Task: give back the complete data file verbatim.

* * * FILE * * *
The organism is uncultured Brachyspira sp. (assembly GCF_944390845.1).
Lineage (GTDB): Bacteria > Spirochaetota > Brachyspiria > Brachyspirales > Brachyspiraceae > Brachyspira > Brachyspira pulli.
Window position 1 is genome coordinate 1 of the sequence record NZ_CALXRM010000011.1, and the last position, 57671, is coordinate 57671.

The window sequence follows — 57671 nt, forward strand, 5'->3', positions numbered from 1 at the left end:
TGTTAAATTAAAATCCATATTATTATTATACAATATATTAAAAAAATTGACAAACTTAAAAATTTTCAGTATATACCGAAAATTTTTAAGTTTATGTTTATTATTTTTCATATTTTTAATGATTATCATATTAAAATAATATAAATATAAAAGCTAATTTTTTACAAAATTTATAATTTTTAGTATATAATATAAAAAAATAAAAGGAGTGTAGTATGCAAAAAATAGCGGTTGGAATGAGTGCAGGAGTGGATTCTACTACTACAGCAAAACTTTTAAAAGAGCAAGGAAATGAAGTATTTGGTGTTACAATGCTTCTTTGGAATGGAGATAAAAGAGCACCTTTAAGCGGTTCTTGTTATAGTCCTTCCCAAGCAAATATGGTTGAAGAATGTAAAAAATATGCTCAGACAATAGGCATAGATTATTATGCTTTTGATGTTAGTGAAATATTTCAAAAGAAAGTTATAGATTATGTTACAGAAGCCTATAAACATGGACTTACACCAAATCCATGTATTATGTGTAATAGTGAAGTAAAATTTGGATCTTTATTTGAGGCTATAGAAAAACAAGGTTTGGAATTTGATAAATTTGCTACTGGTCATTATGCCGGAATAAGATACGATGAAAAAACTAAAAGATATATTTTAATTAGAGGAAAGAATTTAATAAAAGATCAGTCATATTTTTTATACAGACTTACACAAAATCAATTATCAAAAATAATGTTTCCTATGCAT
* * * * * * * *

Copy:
The organism is uncultured Brachyspira sp. (assembly GCF_944390845.1).
Lineage (GTDB): Bacteria > Spirochaetota > Brachyspiria > Brachyspirales > Brachyspiraceae > Brachyspira > Brachyspira pulli.
Window position 1 is genome coordinate 1 of the sequence record NZ_CALXRM010000011.1, and the last position, 57671, is coordinate 57671.

The window sequence follows — 57671 nt, forward strand, 5'->3', positions numbered from 1 at the left end:
TGTTAAATTAAAATCCATATTATTATTATACAATATATTAAAAAAATTGACAAACTTAAAAATTTTCAGTATATACCGAAAATTTTTAAGTTTATGTTTATTATTTTTCATATTTTTAATGATTATCATATTAAAATAATATAAATATAAAAGCTAATTTTTTACAAAATTTATAATTTTTAGTATATAATATAAAAAAATAAAAGGAGTGTAGTATGCAAAAAATAGCGGTTGGAATGAGTGCAGGAGTGGATTCTACTACTACAGCAAAACTTTTAAAAGAGCAAGGAAATGAAGTATTTGGTGTTACAATGCTTCTTTGGAATGGAGATAAAAGAGCACCTTTAAGCGGTTCTTGTTATAGTCCTTCCCAAGCAAATATGGTTGAAGAATGTAAAAAATATGCTCAGACAATAGGCATAGATTATTATGCTTTTGATGTTAGTGAAATATTTCAAAAGAAAGTTATAGATTATGTTACAGAAGCCTATAAACATGGACTTACACCAAATCCATGTATTATGTGTAATAGTGAAGTAAAATTTGGATCTTTATTTGAGGCTATAGAAAAACAAGGTTTGGAATTTGATAAATTTGCTACTGGTCATTATGCCGGAATAAGATACGATGAAAAAACTAAAAGATATATTTTAATTAGAGGAAAGAATTTAATAAAAGATCAGTCATATTTTTTATACAGACTTACACAAAATCAATTATCAAAAATAATGTTTCCTATGCAT